IRS Changes Position on Certain Income Earned by State-Chartered Credit Unions

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In a recent memorandum (found here), the IRS issued instructions to all exempt organization examiners on the applicability of unrelated business income tax (“UBIT”) to certain income earned by state-chartered credit unions described in section 501(c)(14)(A) of the Internal Revenue Code. The memorandum provides that the income earned from certain activities of state-chartered credit unions will no longer be subject to UBIT. The memorandum does not apply to federal credit unions or exempt organizations described under any other subsection of 501(c).

In general, an exempt organization is taxed on income derived from a trade or business that is not substantially related to its exempt purposes, and, in the past, income earned by state-chartered credit unions from the sale of credit life and disability insurance, as well as guaranteed auto protection (“GAP”) insurance, was subject to UBIT. However, following the district court decisions in Bellco Credit Union v. United States, 735 F. Supp. 2d 1286 (D. Colo. 2010) and Community First Credit Union v. United States, 2009 WL 2058476 (E.D. Wis. July 14, 2009), the recent memorandum instructs examiners, when examining the original or amended Forms 990-T of state-chartered credit unions or any refund claims by state-chartered credit unions, to treat income earned from the sale of such products as substantially related income that is not subject to UBIT when sold to credit union members. The income earned by state-chartered credit unions from the sale of credit life and disability insurance and GAP insurance to non-members remains subject to UBIT.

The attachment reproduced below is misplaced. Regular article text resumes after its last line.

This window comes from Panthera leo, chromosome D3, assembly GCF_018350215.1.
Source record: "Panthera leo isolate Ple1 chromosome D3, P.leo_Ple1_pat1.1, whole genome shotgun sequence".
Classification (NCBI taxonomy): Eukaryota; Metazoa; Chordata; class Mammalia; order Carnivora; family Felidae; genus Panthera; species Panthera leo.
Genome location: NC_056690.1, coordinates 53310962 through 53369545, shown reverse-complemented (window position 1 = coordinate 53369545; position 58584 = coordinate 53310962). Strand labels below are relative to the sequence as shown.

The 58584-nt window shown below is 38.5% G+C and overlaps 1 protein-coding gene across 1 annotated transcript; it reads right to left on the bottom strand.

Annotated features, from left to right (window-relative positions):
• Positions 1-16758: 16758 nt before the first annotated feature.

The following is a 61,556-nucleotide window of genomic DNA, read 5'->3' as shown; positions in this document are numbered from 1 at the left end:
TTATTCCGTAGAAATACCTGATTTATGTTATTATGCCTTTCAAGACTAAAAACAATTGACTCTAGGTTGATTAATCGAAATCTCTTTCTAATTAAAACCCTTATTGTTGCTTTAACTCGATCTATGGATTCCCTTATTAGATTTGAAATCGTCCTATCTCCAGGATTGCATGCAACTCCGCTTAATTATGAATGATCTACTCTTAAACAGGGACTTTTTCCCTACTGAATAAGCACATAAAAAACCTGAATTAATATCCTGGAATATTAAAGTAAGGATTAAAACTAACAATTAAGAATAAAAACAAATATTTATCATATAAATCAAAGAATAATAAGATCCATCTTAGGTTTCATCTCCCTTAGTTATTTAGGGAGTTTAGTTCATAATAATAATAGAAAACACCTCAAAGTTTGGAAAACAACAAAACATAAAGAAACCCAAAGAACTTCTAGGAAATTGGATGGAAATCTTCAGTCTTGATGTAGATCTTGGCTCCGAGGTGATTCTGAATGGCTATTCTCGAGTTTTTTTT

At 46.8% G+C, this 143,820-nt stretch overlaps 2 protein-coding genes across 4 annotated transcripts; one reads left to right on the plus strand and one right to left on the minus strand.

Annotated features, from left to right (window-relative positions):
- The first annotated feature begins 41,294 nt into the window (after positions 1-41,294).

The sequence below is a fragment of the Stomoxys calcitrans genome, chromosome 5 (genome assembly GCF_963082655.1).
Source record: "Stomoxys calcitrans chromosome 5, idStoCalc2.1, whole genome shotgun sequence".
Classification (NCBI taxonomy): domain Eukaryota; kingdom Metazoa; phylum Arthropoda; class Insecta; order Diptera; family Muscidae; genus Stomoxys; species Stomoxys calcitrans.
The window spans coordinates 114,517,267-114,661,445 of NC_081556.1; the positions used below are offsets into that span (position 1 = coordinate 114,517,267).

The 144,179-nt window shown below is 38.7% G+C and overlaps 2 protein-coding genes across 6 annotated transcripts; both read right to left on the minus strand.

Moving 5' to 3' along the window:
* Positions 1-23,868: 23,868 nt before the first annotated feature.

The memorandum goes beyond adopting the Bellco and Community First decisions and also instructs examiners to treat income earned from the following sources as substantially related income that is not subject to UBIT: the sale of checks and fees from a check printing company, interchange fees from debit and credit card programs, interest from credit card loans, and the sale of collateral protection insurance. However, income earned from the marketing of certain insurance products (including automobile warranties, dental insurance, cancer insurance, accidental death and dismemberment insurance, life insurance, and health insurance) and, unless there is a royalty arrangement, the sale of insurance products other than credit life and disability insurance and GAP insurance remains subject to UBIT.

 

Topics:  Business Taxes, Corporate Taxes, Credit Unions, Income Taxes, IRS, UBIT

Published In: Finance & Banking Updates, Tax Updates

DISCLAIMER: Because of the generality of this update, the information provided herein may not be applicable in all situations and should not be acted upon without specific legal advice based on particular situations.

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